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  1. Can airflow through an HVAC duct be considered inviscid?

  2. Does viscid flow ever occur for HVAC?

If the answer to (1) is yes, how do we know airflow in an HVAC pipe is inviscid? In general, what's a good method for determining whether a flow is viscid or inviscid?

Intuitively, I associate a viscous flow with something like honey. Airflow is definitely not like honey. But I'm wondering if there's a more quantitative or theory based approach to verify that airflow would be inviscid.

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    $\begingroup$ I would be looking at laminar or turbulent for airflow in a duct, and would be surprised if it was not turbulent... $\endgroup$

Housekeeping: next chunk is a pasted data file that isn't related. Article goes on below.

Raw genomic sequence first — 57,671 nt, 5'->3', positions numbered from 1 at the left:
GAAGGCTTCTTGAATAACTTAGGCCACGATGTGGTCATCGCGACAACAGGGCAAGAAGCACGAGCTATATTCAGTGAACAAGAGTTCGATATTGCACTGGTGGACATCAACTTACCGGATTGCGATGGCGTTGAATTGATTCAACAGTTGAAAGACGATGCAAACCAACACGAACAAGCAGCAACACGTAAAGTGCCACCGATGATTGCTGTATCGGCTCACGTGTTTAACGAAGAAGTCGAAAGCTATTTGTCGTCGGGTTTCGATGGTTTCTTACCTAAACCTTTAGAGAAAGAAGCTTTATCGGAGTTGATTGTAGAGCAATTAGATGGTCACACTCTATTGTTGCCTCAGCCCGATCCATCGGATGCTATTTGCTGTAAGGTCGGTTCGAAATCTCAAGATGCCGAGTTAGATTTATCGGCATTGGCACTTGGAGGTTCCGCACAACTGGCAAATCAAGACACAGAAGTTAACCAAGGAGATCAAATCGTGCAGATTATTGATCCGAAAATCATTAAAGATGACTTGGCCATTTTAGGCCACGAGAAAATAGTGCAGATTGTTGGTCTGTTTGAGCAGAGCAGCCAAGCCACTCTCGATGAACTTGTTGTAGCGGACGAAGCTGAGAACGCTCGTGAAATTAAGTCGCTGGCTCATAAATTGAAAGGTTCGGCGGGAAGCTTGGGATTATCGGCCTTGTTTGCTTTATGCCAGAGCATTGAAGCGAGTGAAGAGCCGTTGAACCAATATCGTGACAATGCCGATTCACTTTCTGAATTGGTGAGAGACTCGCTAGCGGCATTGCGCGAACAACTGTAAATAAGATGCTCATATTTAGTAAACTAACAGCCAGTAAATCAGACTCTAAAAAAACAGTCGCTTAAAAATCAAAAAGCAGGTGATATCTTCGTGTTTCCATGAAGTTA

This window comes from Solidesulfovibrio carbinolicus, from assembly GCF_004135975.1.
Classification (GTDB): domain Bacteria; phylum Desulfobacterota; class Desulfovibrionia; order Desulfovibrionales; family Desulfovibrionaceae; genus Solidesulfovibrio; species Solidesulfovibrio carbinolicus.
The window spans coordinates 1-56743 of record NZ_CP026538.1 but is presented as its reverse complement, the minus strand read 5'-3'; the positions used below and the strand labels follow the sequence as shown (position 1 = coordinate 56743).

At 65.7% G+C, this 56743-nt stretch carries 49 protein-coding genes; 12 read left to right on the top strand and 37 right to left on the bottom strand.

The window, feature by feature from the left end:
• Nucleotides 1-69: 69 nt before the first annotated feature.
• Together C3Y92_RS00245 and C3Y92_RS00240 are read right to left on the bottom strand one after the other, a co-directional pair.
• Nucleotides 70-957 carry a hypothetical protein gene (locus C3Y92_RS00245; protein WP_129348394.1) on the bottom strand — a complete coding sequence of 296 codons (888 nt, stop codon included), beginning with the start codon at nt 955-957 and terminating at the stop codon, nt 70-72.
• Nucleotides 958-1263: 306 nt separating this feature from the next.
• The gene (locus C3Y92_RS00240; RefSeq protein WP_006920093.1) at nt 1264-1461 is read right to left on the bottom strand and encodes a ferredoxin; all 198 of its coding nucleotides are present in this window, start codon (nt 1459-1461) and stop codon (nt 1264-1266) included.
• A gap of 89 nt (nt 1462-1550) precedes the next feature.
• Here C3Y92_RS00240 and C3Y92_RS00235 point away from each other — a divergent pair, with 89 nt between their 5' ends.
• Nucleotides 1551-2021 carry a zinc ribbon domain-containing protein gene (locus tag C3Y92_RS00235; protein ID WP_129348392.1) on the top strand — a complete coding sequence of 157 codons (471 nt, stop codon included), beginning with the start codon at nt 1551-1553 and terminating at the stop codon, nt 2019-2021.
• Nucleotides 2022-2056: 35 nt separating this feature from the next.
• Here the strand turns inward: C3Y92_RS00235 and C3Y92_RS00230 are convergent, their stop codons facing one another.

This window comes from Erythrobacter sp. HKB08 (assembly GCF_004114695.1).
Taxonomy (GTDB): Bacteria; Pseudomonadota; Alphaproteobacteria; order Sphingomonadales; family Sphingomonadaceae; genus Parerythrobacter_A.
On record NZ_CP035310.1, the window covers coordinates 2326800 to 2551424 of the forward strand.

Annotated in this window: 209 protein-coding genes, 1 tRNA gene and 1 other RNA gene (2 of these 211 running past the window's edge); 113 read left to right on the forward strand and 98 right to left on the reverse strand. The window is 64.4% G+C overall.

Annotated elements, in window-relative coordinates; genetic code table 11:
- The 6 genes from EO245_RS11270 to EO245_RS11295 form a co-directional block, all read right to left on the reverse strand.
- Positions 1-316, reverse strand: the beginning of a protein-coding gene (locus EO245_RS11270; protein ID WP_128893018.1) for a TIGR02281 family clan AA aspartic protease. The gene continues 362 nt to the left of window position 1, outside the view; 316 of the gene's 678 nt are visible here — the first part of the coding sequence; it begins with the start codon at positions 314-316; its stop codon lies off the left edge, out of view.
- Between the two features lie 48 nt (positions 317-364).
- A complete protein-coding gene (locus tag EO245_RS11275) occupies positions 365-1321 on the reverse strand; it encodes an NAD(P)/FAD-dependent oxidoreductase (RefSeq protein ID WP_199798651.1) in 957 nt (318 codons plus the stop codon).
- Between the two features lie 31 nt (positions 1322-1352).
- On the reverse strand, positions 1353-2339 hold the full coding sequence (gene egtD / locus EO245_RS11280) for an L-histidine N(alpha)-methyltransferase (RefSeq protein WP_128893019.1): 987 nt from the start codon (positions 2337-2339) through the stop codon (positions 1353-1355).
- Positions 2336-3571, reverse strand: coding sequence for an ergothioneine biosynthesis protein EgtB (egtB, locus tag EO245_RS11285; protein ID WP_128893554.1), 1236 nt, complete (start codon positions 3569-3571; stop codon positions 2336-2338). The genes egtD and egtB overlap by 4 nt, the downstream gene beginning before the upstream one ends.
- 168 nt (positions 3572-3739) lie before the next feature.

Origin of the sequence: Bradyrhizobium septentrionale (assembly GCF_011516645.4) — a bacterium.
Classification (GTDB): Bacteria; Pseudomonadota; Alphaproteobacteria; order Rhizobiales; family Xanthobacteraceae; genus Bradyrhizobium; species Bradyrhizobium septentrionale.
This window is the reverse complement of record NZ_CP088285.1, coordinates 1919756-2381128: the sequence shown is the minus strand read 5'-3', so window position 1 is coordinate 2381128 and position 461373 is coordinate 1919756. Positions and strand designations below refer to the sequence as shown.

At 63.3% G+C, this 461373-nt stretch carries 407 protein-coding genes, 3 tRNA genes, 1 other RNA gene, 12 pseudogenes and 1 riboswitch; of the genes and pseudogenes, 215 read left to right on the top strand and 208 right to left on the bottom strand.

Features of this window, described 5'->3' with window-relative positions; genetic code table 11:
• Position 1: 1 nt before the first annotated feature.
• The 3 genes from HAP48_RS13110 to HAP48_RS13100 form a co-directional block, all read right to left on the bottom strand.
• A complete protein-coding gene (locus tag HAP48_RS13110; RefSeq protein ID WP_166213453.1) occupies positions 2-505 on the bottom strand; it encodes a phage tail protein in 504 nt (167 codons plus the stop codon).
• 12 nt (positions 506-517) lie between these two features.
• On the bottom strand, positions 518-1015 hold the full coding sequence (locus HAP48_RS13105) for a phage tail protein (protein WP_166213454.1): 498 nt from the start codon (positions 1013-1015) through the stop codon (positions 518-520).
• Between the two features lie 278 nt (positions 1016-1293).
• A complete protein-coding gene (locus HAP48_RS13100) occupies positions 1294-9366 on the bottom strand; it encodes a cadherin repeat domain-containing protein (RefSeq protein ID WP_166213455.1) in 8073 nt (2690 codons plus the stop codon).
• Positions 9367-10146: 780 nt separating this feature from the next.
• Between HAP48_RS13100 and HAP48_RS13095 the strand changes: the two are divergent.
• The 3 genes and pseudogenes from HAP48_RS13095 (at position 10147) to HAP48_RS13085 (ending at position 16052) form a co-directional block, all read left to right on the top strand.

– Solar Mike
    Apr 3, 2022 at 20:05
  • $\begingroup$ air has viscosity ... it varies with temperature $\endgroup$
    – jsotola
    Apr 3, 2022 at 22:58
  • $\begingroup$ this is not a term that is applied to HVAC systems. What are you trying to do or learn here? $\endgroup$
    – Tiger Guy
    Apr 4, 2022 at 14:39

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Airflow in a duct is viscid. One of the important factors in designing ductwork for airconditioning systems is the cross-section and surface friction of the duct material.

Both of these two factors correlate directly with the pressure drop per lineal length of the duct and directly affect the required power of the system fan.

eg, cylindrical ducts are preferred over rectangular ducts because for the same cross-section area a cylinder has a smaller surface, thus less friction. Or galvanized surface has less friction with the airflow than a plastic surface.

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